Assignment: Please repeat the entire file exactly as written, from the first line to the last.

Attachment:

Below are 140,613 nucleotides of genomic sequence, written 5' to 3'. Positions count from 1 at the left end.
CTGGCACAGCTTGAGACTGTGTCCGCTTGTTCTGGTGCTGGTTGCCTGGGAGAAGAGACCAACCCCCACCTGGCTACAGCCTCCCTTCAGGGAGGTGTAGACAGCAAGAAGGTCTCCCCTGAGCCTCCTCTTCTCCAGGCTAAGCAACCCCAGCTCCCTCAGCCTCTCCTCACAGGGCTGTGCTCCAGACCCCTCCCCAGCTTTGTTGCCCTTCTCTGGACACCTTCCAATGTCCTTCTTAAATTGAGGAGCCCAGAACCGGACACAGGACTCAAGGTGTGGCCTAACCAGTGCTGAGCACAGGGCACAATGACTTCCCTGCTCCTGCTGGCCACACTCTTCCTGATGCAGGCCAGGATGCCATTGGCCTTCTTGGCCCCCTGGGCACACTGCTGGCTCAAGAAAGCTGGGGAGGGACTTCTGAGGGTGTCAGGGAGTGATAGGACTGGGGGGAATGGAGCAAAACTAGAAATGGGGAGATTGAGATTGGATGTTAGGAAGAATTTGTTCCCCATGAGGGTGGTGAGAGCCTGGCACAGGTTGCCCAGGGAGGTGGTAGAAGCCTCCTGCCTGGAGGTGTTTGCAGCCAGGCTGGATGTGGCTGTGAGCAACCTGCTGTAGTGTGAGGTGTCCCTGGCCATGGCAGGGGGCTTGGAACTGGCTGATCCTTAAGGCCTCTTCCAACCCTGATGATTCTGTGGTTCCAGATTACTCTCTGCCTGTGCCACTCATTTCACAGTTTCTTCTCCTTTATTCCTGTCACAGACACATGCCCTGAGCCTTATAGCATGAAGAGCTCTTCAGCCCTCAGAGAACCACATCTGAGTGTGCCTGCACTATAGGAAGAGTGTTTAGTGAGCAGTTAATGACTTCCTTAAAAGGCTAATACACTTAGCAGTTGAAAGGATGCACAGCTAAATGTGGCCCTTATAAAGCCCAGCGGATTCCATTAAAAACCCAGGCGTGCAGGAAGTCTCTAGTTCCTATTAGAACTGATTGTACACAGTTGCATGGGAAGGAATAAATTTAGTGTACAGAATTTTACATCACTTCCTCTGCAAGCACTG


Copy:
Below are 140,613 nucleotides of genomic sequence, written 5' to 3'. Positions count from 1 at the left end.
CTGGCACAGCTTGAGACTGTGTCCGCTTGTTCTGGTGCTGGTTGCCTGGGAGAAGAGACCAACCCCCACCTGGCTACAGCCTCCCTTCAGGGAGGTGTAGACAGCAAGAAGGTCTCCCCTGAGCCTCCTCTTCTCCAGGCTAAGCAACCCCAGCTCCCTCAGCCTCTCCTCACAGGGCTGTGCTCCAGACCCCTCCCCAGCTTTGTTGCCCTTCTCTGGACACCTTCCAATGTCCTTCTTAAATTGAGGAGCCCAGAACCGGACACAGGACTCAAGGTGTGGCCTAACCAGTGCTGAGCACAGGGCACAATGACTTCCCTGCTCCTGCTGGCCACACTCTTCCTGATGCAGGCCAGGATGCCATTGGCCTTCTTGGCCCCCTGGGCACACTGCTGGCTCAAGAAAGCTGGGGAGGGACTTCTGAGGGTGTCAGGGAGTGATAGGACTGGGGGGAATGGAGCAAAACTAGAAATGGGGAGATTGAGATTGGATGTTAGGAAGAATTTGTTCCCCATGAGGGTGGTGAGAGCCTGGCACAGGTTGCCCAGGGAGGTGGTAGAAGCCTCCTGCCTGGAGGTGTTTGCAGCCAGGCTGGATGTGGCTGTGAGCAACCTGCTGTAGTGTGAGGTGTCCCTGGCCATGGCAGGGGGCTTGGAACTGGCTGATCCTTAAGGCCTCTTCCAACCCTGATGATTCTGTGGTTCCAGATTACTCTCTGCCTGTGCCACTCATTTCACAGTTTCTTCTCCTTTATTCCTGTCACAGACACATGCCCTGAGCCTTATAGCATGAAGAGCTCTTCAGCCCTCAGAGAACCACATCTGAGTGTGCCTGCACTATAGGAAGAGTGTTTAGTGAGCAGTTAATGACTTCCTTAAAAGGCTAATACACTTAGCAGTTGAAAGGATGCACAGCTAAATGTGGCCCTTATAAAGCCCAGCGGATTCCATTAAAAACCCAGGCGTGCAGGAAGTCTCTAGTTCCTATTAGAACTGATTGTACACAGTTGCATGGGAAGGAATAAATTTAGTGTACAGAATTTTACATCACTTCCTCTGCAAGCACTG